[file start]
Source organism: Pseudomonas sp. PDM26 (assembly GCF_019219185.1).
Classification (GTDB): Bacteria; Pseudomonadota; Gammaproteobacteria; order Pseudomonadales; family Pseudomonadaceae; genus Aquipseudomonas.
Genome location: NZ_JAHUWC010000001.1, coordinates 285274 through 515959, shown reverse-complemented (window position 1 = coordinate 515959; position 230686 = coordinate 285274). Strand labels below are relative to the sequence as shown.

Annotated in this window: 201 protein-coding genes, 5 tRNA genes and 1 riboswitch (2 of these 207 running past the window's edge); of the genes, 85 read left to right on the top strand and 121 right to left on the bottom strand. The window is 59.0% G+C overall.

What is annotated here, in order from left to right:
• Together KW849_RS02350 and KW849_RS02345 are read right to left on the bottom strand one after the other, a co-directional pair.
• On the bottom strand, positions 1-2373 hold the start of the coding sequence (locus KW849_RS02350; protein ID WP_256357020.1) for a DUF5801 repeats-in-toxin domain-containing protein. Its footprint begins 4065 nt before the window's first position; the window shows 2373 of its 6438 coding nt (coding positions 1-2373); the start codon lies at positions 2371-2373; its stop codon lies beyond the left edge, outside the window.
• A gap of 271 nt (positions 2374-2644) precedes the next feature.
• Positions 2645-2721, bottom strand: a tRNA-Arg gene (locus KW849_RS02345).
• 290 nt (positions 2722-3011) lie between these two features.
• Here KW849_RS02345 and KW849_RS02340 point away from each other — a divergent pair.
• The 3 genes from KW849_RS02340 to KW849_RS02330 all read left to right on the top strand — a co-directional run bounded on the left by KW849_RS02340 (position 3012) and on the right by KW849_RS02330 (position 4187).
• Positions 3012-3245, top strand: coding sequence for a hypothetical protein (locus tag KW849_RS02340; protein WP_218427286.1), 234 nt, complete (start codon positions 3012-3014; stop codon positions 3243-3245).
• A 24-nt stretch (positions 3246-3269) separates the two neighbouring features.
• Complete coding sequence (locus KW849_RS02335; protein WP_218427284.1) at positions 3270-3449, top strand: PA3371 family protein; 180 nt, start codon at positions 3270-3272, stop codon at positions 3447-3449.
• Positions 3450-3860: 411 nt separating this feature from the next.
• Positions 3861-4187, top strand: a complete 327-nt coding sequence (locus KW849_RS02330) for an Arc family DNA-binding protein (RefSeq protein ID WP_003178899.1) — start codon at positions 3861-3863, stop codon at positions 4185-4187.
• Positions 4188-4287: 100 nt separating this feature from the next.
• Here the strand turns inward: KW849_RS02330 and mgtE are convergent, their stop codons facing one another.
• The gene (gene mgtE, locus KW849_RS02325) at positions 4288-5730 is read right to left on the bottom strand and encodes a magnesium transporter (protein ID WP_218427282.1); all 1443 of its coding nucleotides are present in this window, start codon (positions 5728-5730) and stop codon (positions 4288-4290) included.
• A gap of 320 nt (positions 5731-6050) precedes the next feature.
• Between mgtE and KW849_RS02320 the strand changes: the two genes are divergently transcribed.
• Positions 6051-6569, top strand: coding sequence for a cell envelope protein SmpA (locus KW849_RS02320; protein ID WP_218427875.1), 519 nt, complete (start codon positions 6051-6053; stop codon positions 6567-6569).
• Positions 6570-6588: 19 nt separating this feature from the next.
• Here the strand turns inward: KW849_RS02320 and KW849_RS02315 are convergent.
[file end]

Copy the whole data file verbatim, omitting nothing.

Source organism: Pseudomonas sp. PDM26 (assembly GCF_019219185.1).
Classification (GTDB): Bacteria; Pseudomonadota; Gammaproteobacteria; order Pseudomonadales; family Pseudomonadaceae; genus Aquipseudomonas.
Genome location: NZ_JAHUWC010000001.1, coordinates 285274 through 515959, shown reverse-complemented (window position 1 = coordinate 515959; position 230686 = coordinate 285274). Strand labels below are relative to the sequence as shown.

Annotated in this window: 201 protein-coding genes, 5 tRNA genes and 1 riboswitch (2 of these 207 running past the window's edge); of the genes, 85 read left to right on the top strand and 121 right to left on the bottom strand. The window is 59.0% G+C overall.

What is annotated here, in order from left to right:
• Together KW849_RS02350 and KW849_RS02345 are read right to left on the bottom strand one after the other, a co-directional pair.
• On the bottom strand, positions 1-2373 hold the start of the coding sequence (locus KW849_RS02350; protein ID WP_256357020.1) for a DUF5801 repeats-in-toxin domain-containing protein. Its footprint begins 4065 nt before the window's first position; the window shows 2373 of its 6438 coding nt (coding positions 1-2373); the start codon lies at positions 2371-2373; its stop codon lies beyond the left edge, outside the window.
• A gap of 271 nt (positions 2374-2644) precedes the next feature.
• Positions 2645-2721, bottom strand: a tRNA-Arg gene (locus KW849_RS02345).
• 290 nt (positions 2722-3011) lie between these two features.
• Here KW849_RS02345 and KW849_RS02340 point away from each other — a divergent pair.
• The 3 genes from KW849_RS02340 to KW849_RS02330 all read left to right on the top strand — a co-directional run bounded on the left by KW849_RS02340 (position 3012) and on the right by KW849_RS02330 (position 4187).
• Positions 3012-3245, top strand: coding sequence for a hypothetical protein (locus tag KW849_RS02340; protein WP_218427286.1), 234 nt, complete (start codon positions 3012-3014; stop codon positions 3243-3245).
• A 24-nt stretch (positions 3246-3269) separates the two neighbouring features.
• Complete coding sequence (locus KW849_RS02335; protein WP_218427284.1) at positions 3270-3449, top strand: PA3371 family protein; 180 nt, start codon at positions 3270-3272, stop codon at positions 3447-3449.
• Positions 3450-3860: 411 nt separating this feature from the next.
• Positions 3861-4187, top strand: a complete 327-nt coding sequence (locus KW849_RS02330) for an Arc family DNA-binding protein (RefSeq protein ID WP_003178899.1) — start codon at positions 3861-3863, stop codon at positions 4185-4187.
• Positions 4188-4287: 100 nt separating this feature from the next.
• Here the strand turns inward: KW849_RS02330 and mgtE are convergent, their stop codons facing one another.
• The gene (gene mgtE, locus KW849_RS02325) at positions 4288-5730 is read right to left on the bottom strand and encodes a magnesium transporter (protein ID WP_218427282.1); all 1443 of its coding nucleotides are present in this window, start codon (positions 5728-5730) and stop codon (positions 4288-4290) included.
• A gap of 320 nt (positions 5731-6050) precedes the next feature.
• Between mgtE and KW849_RS02320 the strand changes: the two genes are divergently transcribed.
• Positions 6051-6569, top strand: coding sequence for a cell envelope protein SmpA (locus KW849_RS02320; protein ID WP_218427875.1), 519 nt, complete (start codon positions 6051-6053; stop codon positions 6567-6569).
• Positions 6570-6588: 19 nt separating this feature from the next.
• Here the strand turns inward: KW849_RS02320 and KW849_RS02315 are convergent.